In order for students to have a stake in the topic, apply their chemistry knowledge and put together a well thought out project, students will need to be exposed to some background on the healthcare and the pharmaceutical industries. Students will get a brief overview of the costs of healthcare and prescription medications as well as several ways costs of medications could potentially be decreased including the repurposing old drugs, improving stability, the design and use of biosimilars, or improving production efficiency. In order for students to research and/or design one of these cost reduction methods they will need a foundation of certain chemistry concepts which will likely include a combination of the following; the relationship between structure and function, pH, activation energy, the relationship between temperature and reaction rate, catalysts, inhibitors, among additional concepts. Students will also likely need to be able to use the periodic table to make predictions on the properties of various elements and how they may react with one another based on valence electrons. In their research, students will need to be able to access and analyze information they find including how to read and interpret charts and graphs. Depending upon the focus of their project, basic knowledge of other topics such as stoichiometry, electromagnetic radiation or cell culture may be necessary.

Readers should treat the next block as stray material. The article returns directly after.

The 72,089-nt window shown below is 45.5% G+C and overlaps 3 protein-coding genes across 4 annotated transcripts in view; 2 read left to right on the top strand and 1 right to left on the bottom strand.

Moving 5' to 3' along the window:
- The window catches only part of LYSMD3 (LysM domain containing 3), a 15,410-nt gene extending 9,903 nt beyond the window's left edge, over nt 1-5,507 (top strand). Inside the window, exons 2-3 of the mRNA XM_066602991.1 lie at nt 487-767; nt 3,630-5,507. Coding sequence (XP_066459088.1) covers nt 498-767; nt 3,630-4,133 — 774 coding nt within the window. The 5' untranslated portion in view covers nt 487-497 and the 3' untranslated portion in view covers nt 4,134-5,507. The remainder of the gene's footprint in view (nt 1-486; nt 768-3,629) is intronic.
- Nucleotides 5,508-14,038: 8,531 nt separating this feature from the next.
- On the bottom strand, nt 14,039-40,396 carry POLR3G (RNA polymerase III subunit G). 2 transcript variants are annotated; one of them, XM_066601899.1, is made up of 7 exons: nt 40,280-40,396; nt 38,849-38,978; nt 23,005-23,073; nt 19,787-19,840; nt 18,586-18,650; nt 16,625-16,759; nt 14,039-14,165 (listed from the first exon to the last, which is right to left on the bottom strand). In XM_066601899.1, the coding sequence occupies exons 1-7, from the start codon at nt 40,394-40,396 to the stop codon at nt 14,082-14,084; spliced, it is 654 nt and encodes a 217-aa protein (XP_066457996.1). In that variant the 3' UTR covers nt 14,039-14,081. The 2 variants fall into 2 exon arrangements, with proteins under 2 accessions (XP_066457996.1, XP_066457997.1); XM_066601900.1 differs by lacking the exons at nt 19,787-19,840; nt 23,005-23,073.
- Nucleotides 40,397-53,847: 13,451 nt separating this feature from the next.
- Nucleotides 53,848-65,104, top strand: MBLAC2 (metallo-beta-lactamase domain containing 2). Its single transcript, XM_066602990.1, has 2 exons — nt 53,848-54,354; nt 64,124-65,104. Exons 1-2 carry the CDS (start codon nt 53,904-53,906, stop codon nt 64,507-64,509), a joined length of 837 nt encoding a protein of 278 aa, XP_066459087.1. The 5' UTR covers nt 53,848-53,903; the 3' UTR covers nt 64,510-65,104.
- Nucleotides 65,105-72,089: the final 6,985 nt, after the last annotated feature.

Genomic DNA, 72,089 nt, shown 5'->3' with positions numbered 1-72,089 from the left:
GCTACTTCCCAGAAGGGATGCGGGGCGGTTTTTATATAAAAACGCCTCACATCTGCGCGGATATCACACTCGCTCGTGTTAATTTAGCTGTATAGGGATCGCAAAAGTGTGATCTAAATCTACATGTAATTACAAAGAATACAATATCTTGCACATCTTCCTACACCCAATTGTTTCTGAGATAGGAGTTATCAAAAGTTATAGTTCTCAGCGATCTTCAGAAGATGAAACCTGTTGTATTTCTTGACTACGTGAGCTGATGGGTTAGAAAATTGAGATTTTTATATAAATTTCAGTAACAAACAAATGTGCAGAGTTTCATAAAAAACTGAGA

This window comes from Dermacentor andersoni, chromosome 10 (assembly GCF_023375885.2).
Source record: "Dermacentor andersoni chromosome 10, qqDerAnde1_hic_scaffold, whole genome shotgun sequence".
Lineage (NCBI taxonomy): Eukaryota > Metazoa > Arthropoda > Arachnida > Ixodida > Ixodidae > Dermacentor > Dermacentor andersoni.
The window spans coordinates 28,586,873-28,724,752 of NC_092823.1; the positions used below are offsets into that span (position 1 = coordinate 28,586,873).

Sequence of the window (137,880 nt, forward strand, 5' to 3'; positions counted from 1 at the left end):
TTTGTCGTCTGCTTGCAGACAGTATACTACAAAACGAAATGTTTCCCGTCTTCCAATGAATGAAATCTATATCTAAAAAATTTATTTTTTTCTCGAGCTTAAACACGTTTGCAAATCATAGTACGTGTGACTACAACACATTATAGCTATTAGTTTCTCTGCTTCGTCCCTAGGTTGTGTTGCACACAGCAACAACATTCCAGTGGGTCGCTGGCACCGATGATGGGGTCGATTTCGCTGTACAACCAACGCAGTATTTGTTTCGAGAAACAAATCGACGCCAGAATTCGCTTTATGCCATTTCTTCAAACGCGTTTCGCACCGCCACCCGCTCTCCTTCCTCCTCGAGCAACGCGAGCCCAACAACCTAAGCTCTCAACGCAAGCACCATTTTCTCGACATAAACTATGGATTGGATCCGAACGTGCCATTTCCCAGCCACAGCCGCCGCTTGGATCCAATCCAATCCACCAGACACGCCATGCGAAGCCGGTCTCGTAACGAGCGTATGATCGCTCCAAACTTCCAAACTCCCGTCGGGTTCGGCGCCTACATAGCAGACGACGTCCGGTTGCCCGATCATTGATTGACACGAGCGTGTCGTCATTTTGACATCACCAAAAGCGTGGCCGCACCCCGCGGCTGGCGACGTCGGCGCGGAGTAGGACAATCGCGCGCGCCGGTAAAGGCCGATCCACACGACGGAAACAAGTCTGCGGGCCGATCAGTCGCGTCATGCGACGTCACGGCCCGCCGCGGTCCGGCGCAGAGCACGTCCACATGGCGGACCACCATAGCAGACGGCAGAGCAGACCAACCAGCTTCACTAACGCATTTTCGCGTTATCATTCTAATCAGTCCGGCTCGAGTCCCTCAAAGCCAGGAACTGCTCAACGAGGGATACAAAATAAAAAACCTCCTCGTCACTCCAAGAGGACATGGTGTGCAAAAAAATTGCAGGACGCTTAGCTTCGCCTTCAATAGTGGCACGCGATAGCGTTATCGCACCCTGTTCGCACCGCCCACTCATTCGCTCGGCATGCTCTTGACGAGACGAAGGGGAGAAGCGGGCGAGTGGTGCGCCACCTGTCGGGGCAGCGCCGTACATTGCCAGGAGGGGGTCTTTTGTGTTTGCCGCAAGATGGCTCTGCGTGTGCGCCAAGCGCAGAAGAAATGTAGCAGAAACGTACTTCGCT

Students will be required to choose one method (repurposing old drugs, improving stability of current drugs, the design and use of biosimilars, or improving production efficiency) of reducing the cost of prescription drugs and research it. Students may choose a method not included in the list above but will be required to receive teacher approval before beginning. Students will both write a three-page research paper on their proposed method and will design a new strategy or technology. Teacher approval will be required once a focus for their research and design project has been decided upon. The research focus must be deemed reasonable and related to chemistry in some way. Students will present their research and designs in a 5 minute presentation in front of the class using a slideshow, poster board, video, demonstration, or other means of presentation. Regular teacher checks will be required along the way to ensure projects meet requirements and the students are on pace to finish.
The project along with the prerequisite material will be scaffolded over several weeks so that students are adequately prepared for the task and have enough time to complete what is asked of them. A significant part of the grade for this project will be determined by student’s ability to prove that their technology or strategy is viable. Students will need to provide references for their research and will spend one class in the library learning how to properly conduct research online and cite their sources. In the research paper students will need to provide calculations for their predictions on the cost savings to consumers of their proposed strategy or technology. If students would like to build a prototype or model of their technology they will need to submit a list of materials with their topic proposal and an approval decision will be made based on the availability of such materials.